Willie Gillis, an ordinary guy, on The Satuday Evening Post.

Because I found these two articles so pertinent, and relevant, I would like to thank this cowboy, who is not posting since 2012, so I assume he might be somewhere else. If he is still alive, he can contact me, and ask me to delete his posts, or leave them, with his courtesy.

During the WWII years Norman Rockwell created a character named Willie
Gillis — an ordinary guy from a small town who joined the army.
Rockwell chronicled his experiences in the war in a series of Saturday Evening Post
covers.  After the war, he showed us Gillis returned to civilian
life — above you see him in college, on the G. I. Bill, having
survived and put on a little weight.

It’s a poignant image, for all it doesn’t say.  Gillis is
preparing himself for a “normal” life in post-war America, with his
pipe and his golf clubs — but the war souvenirs hanging over his head
suggest that he will always be haunted by memories out of place in a
“normal” world.

One of the virtues of Ken Burns’ newest documentary The War
is that it addresses the sort of post-traumatic stress disorder that
returning vets, and the whole civilized world on some level, suffered
in the wake of WWII.  For the vets it was peculiarly disorienting,
with feelings of triumph, guilt and shame all mixed up together.
It was not something that could be talked about in the world Willie Gillis was
trying to become a part of.

All of this I think reinforces my notion that it was in art, in film noir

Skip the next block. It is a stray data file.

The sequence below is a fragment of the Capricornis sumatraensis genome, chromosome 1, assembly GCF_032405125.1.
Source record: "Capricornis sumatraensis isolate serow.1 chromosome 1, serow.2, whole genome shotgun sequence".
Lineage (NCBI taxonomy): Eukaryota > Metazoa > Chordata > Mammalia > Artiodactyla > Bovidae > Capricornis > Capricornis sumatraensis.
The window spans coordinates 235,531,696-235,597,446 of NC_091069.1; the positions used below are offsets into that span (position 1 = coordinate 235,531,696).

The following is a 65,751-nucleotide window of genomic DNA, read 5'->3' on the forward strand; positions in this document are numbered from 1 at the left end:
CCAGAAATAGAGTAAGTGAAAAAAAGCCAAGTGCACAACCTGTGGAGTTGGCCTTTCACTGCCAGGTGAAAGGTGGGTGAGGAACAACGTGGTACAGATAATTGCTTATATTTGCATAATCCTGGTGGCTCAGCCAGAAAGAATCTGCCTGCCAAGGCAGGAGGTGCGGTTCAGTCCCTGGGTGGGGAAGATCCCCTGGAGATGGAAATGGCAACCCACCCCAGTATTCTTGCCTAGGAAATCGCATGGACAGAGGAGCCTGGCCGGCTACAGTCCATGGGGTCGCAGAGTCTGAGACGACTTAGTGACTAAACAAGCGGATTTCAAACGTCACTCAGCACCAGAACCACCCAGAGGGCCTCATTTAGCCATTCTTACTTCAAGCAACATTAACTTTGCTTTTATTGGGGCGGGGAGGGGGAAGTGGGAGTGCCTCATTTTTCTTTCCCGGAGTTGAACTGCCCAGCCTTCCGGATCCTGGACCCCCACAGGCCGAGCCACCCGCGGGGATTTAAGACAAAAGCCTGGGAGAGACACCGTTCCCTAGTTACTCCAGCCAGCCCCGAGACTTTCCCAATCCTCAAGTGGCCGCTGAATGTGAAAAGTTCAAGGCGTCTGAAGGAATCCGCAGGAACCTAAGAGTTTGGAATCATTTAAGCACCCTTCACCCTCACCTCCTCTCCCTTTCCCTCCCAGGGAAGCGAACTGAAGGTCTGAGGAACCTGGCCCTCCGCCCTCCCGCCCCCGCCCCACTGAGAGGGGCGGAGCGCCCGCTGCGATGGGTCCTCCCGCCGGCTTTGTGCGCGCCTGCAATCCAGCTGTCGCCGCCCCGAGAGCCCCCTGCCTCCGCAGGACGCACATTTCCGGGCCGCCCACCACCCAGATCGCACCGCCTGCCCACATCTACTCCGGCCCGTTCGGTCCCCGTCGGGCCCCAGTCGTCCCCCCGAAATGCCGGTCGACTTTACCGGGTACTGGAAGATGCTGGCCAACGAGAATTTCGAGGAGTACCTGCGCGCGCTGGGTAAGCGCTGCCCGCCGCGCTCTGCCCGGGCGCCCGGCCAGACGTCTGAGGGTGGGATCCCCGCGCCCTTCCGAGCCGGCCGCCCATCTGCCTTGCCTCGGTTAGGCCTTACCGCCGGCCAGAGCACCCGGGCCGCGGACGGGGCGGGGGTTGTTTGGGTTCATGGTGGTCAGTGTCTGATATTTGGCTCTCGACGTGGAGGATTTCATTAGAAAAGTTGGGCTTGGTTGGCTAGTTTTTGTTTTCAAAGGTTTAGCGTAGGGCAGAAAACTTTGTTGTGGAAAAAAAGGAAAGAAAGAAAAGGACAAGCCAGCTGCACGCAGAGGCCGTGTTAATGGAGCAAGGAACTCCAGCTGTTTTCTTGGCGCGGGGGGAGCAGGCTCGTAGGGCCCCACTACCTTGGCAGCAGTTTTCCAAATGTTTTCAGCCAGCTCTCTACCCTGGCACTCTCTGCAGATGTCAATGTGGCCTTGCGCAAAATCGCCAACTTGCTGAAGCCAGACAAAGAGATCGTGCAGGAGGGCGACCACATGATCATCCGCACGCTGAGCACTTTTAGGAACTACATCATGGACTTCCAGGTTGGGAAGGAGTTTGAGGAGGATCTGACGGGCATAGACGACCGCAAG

particularly, that such disorientation could be engaged in a safe way,
a socially acceptable way.  You can read more thoughts on
the subject here.

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A Norman Rockwell for today

POST-TRAUMATIC STRESS DISORDER AND FILM NOIR

World War Two was a “good war”.  America and its allies pulled together
and destroyed the Axis powers.  On balance, and in retrospect, it
has to be considered one of the great achievements of
humane civilization.  But human beings don’t live on balance or in
retrospect, particularly where war is concerned.  They live inside
the horror of it and it takes a toll on individuals and on societies
which can never be fully measured.

The upbeat spirit of American propaganda during the war, and the
genuine satisfactions of victory, veiled the true experience of the war
for millions — not just for those who fought it on the battlefields of the
world, but for those at home who lived in terror that their loved ones at
the front might never return . . . and of course, most especially, for those at home whose loved ones didn’t return.  On a broader level, anyone who simply witnessed
the spectacle of total war on a global scale, from whatever distance, had
to have experienced a soul-shaking anxiety about the fragility of all
social structures and cultural norms.

After WWII, the whole planet experienced post-traumatic stress disorder
— localized in this case by the fact of the atomic bomb, which ended
the war but left the world with a paradox that wouldn’t go away.
It took an act of colossal horror to finally “win” this good
war.  And the prospect of this horror being again visited on the
world was far from unimaginable.

We now know a lot more than we used to about post-traumatic stress
disorder and the ways it can be treated.  In the immediate post-war era, the
phenomenon was more elusive, and often unrecognized.  We made
meaningful social restitution to the veterans of the war, with measures like
the G. I. Bill — we reconstructed the devastated nations we
conquered.  But that just scratched the surface.

It was in art that the true psychic cost of the war was exposed and explored — nowhere more pointedly than in film noir.  The sort of trauma that engenders PTSD is identifiable by several characteristics — a sense of being out of control and confused, a sense of terror, a sense of being outside the normal realm of human